Thematisch dreht sich dabei vieles um die Liebesgewohnheiten der Charaktere, wobei sich Hollinghurst vor allem auf schwule Beziehungen konzentriert. Die Darstellung der sexuellen Konventionen im Verlauf des 20.
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Die hilfreichsten Kundenrezensionen auf Amazon.com (beta)
Amazon.com: 3.3 von 5 Sternen  155 Rezensionen
101 von 109 Kunden fanden die folgende Rezension hilfreich
5.0 von 5 Sternen My favourite sprawling British novel this year 3. August 2011
Von Kiwireads - Veröffentlicht auf Amazon.com
Format:Kindle Edition
This beautifully written novel is a family saga, but so much more. It starts in 1913 with 16 year old Daphne Sawle lying in a hammock excitedly waiting for her brother George and his friend Cecil to come home for a long weekend. Home is "Two Acres" near London, where Daphne lives with her widowed mother Freda, her older brother Hubert, and George (when he's not at Cambridge). The book spans almost a century and we get to track the family members and their relations to one another in detail. There is also lots in here about how attitudes to World War 1 have changed, the Bloomsbury group and the war poets, how family myths get built up, and most of all, and not surprisingly because it's Alan Hollinghurst, how being gay in England has changed.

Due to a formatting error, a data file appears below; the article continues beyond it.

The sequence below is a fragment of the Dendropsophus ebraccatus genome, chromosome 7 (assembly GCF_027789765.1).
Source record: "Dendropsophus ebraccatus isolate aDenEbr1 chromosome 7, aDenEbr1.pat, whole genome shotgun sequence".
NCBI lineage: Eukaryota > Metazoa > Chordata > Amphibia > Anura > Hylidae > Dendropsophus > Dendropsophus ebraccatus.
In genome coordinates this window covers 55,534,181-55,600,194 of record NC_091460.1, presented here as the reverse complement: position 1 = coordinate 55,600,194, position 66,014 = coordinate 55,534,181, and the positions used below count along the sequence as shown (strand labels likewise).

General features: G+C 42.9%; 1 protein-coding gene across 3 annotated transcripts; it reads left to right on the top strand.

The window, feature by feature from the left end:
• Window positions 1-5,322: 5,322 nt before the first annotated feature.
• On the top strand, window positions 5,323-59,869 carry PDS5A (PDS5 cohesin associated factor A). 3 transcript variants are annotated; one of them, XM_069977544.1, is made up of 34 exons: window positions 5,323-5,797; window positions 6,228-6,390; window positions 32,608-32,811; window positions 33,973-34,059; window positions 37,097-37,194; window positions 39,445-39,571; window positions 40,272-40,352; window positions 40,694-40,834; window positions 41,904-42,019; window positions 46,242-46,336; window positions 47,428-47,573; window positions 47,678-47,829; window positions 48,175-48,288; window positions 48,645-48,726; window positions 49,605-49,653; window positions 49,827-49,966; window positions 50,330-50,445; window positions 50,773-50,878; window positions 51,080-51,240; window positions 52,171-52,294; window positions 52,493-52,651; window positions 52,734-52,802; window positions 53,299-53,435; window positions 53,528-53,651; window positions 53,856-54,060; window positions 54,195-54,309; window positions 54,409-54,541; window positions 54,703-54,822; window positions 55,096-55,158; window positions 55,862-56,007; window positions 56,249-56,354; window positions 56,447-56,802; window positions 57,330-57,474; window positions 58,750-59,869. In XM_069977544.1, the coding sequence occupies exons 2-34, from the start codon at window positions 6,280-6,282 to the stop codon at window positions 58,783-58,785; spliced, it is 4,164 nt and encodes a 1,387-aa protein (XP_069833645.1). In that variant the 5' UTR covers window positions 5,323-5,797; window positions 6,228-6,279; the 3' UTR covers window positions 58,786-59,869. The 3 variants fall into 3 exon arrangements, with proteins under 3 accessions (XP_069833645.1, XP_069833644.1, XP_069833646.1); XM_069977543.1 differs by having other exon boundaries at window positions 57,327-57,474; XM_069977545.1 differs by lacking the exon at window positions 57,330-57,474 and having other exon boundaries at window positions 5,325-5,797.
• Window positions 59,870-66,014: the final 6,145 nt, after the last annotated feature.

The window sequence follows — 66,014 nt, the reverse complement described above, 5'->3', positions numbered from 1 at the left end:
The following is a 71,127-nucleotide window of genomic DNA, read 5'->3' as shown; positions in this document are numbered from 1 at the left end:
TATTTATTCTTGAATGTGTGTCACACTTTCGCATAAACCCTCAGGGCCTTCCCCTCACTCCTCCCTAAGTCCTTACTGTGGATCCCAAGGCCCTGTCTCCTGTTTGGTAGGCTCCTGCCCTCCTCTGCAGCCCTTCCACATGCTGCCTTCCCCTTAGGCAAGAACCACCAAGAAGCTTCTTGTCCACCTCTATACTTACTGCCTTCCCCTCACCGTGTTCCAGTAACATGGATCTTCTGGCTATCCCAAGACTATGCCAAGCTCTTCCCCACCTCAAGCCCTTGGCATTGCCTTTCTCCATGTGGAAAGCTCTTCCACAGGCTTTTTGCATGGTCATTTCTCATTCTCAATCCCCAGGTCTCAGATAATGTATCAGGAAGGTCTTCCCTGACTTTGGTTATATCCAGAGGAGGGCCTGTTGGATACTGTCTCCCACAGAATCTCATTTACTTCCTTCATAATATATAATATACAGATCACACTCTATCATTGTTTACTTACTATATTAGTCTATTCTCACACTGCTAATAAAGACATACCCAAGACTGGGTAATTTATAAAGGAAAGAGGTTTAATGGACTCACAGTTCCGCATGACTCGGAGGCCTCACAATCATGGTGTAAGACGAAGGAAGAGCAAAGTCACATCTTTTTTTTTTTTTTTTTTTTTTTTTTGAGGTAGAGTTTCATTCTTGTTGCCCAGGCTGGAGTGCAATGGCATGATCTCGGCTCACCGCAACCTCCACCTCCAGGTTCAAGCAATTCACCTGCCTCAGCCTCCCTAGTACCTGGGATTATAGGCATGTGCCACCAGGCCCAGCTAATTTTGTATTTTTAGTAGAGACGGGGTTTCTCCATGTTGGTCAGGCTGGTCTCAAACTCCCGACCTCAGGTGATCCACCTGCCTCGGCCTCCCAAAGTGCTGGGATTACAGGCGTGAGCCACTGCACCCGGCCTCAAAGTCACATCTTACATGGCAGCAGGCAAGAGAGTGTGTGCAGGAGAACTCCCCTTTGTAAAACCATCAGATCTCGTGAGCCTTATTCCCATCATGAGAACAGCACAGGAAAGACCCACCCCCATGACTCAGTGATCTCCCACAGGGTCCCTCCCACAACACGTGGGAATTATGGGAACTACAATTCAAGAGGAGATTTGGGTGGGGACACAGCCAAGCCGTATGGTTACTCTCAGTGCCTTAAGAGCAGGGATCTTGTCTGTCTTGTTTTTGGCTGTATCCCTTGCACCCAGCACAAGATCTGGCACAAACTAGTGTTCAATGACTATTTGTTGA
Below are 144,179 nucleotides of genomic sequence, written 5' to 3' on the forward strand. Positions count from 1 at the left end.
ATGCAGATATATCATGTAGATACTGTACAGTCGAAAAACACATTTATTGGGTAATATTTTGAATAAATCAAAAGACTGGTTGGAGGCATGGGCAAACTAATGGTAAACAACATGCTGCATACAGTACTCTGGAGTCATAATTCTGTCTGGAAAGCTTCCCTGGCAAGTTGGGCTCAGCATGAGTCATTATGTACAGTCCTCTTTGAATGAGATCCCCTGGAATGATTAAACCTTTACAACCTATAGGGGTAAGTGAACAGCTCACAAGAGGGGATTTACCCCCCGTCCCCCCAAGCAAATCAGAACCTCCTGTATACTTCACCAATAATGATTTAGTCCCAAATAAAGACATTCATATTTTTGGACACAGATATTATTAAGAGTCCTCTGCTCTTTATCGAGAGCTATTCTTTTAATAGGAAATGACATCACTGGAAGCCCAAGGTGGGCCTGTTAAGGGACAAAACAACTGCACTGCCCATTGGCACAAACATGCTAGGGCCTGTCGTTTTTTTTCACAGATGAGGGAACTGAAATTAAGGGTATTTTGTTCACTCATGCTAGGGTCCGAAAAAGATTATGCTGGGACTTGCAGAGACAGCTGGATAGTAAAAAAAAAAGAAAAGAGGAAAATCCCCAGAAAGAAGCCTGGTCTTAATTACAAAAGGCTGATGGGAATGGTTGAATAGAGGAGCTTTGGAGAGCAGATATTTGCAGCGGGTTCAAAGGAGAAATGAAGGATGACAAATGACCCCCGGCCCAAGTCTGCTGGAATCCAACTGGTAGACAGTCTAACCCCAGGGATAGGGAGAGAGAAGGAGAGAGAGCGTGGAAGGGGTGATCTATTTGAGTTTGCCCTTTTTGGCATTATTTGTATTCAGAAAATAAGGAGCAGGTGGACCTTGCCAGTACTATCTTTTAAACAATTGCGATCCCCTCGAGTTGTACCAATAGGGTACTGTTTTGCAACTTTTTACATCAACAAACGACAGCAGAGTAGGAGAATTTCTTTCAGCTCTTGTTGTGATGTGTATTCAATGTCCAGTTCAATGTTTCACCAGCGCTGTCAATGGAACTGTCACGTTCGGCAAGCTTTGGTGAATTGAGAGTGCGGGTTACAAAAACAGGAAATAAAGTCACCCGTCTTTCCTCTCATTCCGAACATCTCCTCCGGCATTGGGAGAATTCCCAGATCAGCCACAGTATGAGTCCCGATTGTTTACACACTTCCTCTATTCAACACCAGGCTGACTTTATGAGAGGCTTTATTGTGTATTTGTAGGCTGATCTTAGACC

The Sawles are comfortably off, but not rich. They're acutely aware that Cecil comes from a much posher family, the Valances, and spend a fair bit of the weekend worrying about diong things right. For example, Jonah, one of their general house servants, is assigned to be Cecil's valet for the weekend, and has no clue what to do but pretends he does. George is infatuated with Cecil, whose strong personality comes through the whole novel. George worries about his mother and sister letting slip just how much detail he's told them about Cecil and his family. Lots happens during the weekend. (I'm trying to avoid spoilers!) It felt like a rewritten version of Brideshead Revisited near the start, only backwards - the rich boy comes into the poorer family home.

There are 5 or 6 parts to the book, and 15-20 years between parts. Figuring out what was going on at the start of every new part was great fun. I don't think it's giving much away to say that by the end of the book Cecil, George, Daphne, Hubert and the rest of the family have all died, and we're left with the myths surrounding their lives and the impact they have had on several generation.

I loved this book and really hope it wins the Booker this year. Comparing it to other Booker winners that I've read, it's much better than The Finkler Question, not as good as Wolf Hall or The Remains of the Day but I am still happy giving it 5 stars.
48 von 52 Kunden fanden die folgende Rezension hilfreich
5.0 von 5 Sternen WORTH THE LONG WAIT 1. Oktober 2011
Von Alan Dorfman - Veröffentlicht auf Amazon.com